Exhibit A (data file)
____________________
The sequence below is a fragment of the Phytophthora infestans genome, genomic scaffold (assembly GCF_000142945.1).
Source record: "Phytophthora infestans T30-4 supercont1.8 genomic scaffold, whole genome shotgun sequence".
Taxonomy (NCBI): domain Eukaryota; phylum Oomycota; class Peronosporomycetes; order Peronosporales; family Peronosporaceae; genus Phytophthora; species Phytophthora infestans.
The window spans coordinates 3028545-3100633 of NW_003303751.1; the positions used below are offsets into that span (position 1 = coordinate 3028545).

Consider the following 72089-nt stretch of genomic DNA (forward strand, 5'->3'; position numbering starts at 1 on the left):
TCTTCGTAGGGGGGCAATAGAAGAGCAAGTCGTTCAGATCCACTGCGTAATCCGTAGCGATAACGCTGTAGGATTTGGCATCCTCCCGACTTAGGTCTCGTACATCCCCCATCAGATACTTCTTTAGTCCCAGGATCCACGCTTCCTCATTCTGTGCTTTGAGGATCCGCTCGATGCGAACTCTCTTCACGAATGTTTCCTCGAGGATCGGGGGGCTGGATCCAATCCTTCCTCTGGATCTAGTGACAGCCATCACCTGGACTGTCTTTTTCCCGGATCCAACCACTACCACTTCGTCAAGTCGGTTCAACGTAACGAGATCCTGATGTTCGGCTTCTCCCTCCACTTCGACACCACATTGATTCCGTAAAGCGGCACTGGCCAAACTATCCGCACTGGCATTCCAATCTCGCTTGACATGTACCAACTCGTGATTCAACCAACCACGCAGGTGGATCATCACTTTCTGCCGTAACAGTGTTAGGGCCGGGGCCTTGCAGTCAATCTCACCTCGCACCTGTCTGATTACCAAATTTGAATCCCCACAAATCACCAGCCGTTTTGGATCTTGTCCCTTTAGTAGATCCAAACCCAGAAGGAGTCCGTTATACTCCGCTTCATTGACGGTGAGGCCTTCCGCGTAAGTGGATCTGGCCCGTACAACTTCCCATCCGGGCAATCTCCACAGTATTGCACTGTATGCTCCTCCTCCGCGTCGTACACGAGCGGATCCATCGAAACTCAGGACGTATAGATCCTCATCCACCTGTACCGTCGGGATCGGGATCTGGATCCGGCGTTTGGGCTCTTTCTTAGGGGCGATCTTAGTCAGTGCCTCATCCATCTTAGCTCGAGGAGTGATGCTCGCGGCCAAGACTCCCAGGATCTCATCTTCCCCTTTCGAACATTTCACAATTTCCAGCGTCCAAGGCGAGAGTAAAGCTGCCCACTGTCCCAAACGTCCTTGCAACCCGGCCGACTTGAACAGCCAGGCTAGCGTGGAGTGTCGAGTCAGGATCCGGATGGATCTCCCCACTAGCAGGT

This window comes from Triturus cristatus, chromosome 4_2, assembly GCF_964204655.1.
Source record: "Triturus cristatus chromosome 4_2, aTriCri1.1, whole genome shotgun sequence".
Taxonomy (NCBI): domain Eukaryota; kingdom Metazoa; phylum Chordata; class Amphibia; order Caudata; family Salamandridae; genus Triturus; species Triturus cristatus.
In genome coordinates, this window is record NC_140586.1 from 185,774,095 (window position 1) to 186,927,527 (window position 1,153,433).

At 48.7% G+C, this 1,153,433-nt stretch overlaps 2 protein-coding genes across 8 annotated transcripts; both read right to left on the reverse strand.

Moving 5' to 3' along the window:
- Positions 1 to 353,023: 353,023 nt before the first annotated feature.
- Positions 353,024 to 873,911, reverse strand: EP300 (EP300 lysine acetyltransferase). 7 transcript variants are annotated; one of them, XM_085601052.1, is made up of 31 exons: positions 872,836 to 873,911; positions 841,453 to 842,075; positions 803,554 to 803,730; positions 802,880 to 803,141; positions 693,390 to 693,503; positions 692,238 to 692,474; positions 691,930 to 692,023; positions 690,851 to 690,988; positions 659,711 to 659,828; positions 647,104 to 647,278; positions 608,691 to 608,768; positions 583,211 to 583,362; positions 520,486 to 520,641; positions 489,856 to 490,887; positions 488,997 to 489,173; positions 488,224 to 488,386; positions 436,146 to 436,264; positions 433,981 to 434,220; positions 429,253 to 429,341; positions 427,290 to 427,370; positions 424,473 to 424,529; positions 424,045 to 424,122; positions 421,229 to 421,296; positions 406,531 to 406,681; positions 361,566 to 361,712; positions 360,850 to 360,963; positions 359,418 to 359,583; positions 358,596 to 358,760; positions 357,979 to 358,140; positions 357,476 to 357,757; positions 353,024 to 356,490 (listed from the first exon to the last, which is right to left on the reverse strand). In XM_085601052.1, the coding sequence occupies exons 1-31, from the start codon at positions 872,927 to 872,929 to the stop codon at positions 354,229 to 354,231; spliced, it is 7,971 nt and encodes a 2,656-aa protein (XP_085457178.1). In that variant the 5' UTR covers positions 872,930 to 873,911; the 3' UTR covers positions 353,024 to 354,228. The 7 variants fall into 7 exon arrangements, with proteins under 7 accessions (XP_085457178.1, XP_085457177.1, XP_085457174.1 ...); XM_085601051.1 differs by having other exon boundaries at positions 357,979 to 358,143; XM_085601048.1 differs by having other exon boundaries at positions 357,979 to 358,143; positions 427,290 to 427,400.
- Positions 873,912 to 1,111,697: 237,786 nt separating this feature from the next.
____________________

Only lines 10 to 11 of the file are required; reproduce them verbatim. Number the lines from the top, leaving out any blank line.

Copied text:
In genome coordinates, this window is record NC_140586.1 from 185,774,095 (window position 1) to 186,927,527 (window position 1,153,433).

At 48.7% G+C, this 1,153,433-nt stretch overlaps 2 protein-coding genes across 8 annotated transcripts; both read right to left on the reverse strand.